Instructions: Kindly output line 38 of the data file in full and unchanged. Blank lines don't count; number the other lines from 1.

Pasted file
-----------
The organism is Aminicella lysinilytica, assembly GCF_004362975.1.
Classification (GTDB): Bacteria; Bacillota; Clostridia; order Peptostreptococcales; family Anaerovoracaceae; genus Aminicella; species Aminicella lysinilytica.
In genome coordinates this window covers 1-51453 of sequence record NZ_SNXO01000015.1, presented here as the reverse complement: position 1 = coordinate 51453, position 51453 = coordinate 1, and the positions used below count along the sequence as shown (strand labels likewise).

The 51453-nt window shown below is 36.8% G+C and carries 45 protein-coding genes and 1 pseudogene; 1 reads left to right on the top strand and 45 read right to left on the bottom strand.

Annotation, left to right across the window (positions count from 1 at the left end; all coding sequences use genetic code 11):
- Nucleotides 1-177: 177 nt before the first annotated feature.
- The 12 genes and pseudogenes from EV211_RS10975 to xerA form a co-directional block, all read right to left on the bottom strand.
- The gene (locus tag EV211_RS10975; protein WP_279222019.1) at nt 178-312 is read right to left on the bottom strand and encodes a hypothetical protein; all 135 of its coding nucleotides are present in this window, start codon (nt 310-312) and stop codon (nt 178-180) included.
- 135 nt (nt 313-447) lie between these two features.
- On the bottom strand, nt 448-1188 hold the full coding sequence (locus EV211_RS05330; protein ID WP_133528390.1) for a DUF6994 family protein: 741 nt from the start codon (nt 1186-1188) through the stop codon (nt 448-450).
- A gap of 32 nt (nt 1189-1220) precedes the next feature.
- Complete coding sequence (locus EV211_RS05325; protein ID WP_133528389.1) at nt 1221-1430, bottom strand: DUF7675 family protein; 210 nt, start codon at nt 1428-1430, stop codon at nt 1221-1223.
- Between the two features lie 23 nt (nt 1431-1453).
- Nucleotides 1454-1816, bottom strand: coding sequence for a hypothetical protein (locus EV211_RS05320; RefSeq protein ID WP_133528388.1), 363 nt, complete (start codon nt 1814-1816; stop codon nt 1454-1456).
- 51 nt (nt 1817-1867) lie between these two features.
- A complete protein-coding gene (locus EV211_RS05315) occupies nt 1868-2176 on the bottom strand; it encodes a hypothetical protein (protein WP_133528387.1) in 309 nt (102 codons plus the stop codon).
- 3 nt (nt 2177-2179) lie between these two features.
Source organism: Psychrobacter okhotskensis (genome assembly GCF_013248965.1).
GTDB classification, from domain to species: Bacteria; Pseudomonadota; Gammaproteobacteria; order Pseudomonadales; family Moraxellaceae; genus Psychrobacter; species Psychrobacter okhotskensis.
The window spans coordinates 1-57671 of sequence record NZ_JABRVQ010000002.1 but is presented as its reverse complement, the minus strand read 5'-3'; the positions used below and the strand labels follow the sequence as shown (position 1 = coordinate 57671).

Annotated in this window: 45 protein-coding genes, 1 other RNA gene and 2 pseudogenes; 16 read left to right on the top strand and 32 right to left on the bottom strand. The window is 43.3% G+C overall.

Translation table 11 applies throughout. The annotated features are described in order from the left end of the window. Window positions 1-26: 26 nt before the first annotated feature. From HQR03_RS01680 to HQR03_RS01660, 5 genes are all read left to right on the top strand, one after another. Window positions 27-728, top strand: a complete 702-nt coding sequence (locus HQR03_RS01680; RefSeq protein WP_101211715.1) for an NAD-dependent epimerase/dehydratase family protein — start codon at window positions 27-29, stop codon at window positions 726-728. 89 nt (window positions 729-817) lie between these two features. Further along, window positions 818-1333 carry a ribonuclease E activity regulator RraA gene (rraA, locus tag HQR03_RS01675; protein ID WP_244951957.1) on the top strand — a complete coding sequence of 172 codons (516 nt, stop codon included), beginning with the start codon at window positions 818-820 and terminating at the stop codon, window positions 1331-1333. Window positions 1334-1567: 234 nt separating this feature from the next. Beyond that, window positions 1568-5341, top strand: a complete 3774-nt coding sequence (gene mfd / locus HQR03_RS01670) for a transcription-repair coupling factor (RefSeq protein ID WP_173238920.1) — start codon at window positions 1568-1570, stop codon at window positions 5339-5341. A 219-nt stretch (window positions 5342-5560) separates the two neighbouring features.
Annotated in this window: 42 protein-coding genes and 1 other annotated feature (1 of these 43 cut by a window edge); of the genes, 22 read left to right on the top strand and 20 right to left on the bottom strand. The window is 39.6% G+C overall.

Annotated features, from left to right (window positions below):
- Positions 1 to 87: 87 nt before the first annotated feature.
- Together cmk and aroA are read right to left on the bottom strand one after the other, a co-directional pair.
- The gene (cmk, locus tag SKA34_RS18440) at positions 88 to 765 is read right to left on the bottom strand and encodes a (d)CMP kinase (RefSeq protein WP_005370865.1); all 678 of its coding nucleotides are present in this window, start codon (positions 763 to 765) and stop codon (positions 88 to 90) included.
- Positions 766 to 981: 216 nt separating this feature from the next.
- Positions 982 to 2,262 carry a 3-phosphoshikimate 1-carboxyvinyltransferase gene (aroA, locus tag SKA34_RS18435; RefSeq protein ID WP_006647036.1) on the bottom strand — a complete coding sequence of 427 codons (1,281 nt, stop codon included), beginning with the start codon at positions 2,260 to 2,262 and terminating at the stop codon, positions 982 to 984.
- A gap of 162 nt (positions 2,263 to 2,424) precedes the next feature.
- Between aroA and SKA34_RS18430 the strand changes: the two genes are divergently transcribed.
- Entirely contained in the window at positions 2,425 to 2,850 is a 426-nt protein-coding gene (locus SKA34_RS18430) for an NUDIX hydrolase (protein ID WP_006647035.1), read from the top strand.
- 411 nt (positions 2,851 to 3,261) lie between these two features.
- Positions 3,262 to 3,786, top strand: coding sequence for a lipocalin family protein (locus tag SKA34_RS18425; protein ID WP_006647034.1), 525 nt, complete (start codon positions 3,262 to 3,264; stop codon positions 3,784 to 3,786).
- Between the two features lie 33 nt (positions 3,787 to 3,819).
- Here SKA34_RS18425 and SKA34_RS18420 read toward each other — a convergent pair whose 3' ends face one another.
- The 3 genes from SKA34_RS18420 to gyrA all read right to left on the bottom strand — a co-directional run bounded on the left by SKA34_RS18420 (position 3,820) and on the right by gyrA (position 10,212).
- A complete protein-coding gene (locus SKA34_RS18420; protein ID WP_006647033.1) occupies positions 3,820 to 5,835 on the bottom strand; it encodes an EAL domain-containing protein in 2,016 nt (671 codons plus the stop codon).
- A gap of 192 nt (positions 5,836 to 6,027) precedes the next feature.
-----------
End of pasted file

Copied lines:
- A complete protein-coding gene (locus SKA34_RS18420; protein ID WP_006647033.1) occupies positions 3,820 to 5,835 on the bottom strand; it encodes an EAL domain-containing protein in 2,016 nt (671 codons plus the stop codon).